August 1

The man who has struggled bravely with the passions of the body, has fought ably against unclean spirits, and has expelled from his soul the conceptual images they provoke, should pray for a pure heart to be given him and for a spirit of integrity to be renewed within him (Psalm 51:10). In other words, he should pray that by grace he may be completely emptied of evil thoughts and filled with divine thoughts, so that he may become a spiritual world of God, splendid and vast, wrought from moral, natural and theological forms of contemplation.

                                                      ~St Maximos the Confessor

July 31

The divine Logos of God the Father is mystically present in each of His commandments. God the Father is by nature present entirely and without division in His entire divine Logos (Christ). Thus, he who receives a divine commandment and carries it out receives the Logos of God who is in it; and he who receives the Logos through the commandments also receives through Him the Father who is by nature present in Him, and the Spirit who likewise is by nature in Him. ‘I tell you truly, he that receives whomever I send receives Me; and he that receives Me receives Him that sent Me’ (John 13:20). In this way, he who receives a commandment and carries it out receives mystically the Holy Trinity….

So long as we only see the Logos of God as embodied multifariously (variously) in symbols in the letter of Holy Scripture, we have not yet achieved spiritual insight into the incorporeal, simple, single and unique Father as He exists in the incorporeal, simple, single and unique Son, according to the saying, ‘He who has seen Me has seen the Father…and I am in the Father and the Father in Me’ (John 14:9-10). We need much knowledge so that, having first penetrated the veils of the sayings which cover the Logos, we may with a naked intellect see–in so far as men can-the pure Logos, as He exists in Himself, clearly showing us the Father in Himself. Hence a person who seeks God with true devotion should not be dominated by the literal text, lest he unwittingly receives not God but things appertaining to God; that is, lest he feel a dangerous affection for the words of Scripture instead of for the Logos (Christ). For the Logos eludes the intellect which supposes that it has grasped the incorporeal Logos by means of His outer garments, like the Egyptian woman who seized hold of Joseph’s garments instead of Joseph himself (Genesis 39:7-13), or like the ancients who were content merely with the beauty of visible things and mistakenly worshiped the creation instead of the Creator (Romans 1:25).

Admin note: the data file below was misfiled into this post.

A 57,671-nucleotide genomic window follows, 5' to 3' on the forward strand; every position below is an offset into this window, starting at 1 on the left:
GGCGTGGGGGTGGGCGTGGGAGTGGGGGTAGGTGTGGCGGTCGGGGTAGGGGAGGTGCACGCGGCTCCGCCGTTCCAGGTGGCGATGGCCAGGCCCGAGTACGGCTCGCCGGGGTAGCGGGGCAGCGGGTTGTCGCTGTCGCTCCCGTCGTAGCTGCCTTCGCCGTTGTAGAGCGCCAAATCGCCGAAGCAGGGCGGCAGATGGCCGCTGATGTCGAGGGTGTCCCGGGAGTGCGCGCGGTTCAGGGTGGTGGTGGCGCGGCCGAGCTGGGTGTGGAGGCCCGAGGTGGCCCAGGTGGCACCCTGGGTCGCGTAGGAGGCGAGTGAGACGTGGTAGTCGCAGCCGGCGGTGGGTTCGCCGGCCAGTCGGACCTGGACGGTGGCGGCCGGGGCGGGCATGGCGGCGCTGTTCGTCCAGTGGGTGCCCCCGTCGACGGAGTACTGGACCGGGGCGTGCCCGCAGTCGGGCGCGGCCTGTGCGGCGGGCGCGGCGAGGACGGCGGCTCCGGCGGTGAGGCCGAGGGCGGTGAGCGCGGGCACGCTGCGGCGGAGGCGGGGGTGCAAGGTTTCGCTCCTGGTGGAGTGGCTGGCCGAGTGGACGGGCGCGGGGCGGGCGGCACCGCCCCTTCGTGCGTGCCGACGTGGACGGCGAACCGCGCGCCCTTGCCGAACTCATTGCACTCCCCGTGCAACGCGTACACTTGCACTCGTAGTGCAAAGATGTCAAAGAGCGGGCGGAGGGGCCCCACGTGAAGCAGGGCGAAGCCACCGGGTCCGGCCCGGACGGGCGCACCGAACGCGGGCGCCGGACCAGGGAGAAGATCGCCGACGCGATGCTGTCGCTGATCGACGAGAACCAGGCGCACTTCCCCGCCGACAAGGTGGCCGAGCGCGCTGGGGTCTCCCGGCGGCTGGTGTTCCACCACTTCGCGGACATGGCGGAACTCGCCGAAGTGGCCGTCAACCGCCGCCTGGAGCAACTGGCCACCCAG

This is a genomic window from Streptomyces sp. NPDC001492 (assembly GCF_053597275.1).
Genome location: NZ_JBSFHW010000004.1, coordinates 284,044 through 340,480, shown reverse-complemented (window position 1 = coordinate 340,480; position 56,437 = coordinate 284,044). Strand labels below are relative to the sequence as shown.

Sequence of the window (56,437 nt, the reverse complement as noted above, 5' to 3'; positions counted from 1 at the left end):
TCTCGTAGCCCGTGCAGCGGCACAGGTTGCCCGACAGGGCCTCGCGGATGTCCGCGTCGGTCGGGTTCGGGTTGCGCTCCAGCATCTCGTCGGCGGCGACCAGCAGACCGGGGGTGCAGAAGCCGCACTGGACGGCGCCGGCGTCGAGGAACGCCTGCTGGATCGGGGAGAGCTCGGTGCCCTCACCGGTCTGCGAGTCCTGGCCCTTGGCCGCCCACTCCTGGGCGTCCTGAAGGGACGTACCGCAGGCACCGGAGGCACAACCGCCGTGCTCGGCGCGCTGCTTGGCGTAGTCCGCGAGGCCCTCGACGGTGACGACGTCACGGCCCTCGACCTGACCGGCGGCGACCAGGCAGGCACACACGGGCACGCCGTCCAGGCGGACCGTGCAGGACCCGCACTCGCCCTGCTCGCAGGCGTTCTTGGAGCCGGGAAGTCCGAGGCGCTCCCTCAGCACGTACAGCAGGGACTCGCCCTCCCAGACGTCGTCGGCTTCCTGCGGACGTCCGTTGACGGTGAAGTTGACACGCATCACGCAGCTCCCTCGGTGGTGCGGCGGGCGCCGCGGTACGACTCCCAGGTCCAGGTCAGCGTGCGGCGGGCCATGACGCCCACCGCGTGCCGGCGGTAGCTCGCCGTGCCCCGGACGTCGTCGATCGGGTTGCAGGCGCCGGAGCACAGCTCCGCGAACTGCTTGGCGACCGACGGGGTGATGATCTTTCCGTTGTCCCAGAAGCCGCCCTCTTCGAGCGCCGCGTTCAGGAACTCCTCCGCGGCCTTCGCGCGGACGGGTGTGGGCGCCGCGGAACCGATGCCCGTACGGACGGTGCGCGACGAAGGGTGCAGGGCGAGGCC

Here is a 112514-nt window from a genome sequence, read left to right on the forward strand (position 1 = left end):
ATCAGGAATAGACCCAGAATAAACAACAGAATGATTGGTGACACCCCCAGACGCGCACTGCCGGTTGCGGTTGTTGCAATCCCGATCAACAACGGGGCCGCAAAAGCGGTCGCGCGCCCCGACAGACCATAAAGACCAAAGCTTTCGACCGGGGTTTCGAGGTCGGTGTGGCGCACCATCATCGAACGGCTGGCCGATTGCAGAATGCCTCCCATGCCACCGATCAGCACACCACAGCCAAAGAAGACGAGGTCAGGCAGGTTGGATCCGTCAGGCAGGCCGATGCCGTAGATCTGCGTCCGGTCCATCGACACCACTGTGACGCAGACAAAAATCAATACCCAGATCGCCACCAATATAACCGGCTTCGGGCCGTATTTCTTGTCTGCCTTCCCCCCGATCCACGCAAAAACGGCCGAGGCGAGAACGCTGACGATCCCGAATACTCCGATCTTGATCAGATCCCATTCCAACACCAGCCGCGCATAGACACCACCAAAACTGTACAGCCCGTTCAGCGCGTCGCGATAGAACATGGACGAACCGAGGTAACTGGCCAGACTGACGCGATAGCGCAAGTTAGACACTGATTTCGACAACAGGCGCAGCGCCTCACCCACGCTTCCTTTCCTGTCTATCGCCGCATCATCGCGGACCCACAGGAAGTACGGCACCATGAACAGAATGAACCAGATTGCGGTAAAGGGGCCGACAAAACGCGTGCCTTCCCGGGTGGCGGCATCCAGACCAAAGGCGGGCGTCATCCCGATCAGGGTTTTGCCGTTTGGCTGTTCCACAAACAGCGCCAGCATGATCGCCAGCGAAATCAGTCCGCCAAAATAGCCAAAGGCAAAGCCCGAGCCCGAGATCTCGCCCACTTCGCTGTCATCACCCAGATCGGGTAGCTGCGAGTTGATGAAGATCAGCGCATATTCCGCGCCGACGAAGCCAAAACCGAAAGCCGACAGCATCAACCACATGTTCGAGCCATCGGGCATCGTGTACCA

~St Maximos the Confessor

July 30

In Scripture the Logos of God is called and actually is dew (Deuteronomy 32:2), water, spring (John 4:14) and river (John 7:38), according to the subjective capacity of the recipient. To some He is dew because He quenches the burning energy of the passions which assails the body from without. To those seared in the depths of their being by the poison of evil He is water, not only because water through antipathy destroys its opposite but also because it bestows a vivifying power conducive to well-being. To those in whom the fountain of contemplative experience is continually active He is a spring bestowing wisdom. To those from whom flows the true teaching about salvation, He is a river copiously watering men, domestic animals, wild beasts and plants. That is to say, those who have remained human are uplifted by the conceptual images they have been given and are do deified; those made like domestic animals by the passions are restored to the human state by being shown the exact character of the virtuous way of life and so they recover their natural intelligence; those made like wild beasts by evil habits and actions are tamed by kind and tender counsel and return to their natural gentleness; those hardened like plants against divine blessings are made pliable by the Logos passing deeply through them, and they regain the sensitivity that enables them to bear fruit and to sustain the Logos within them.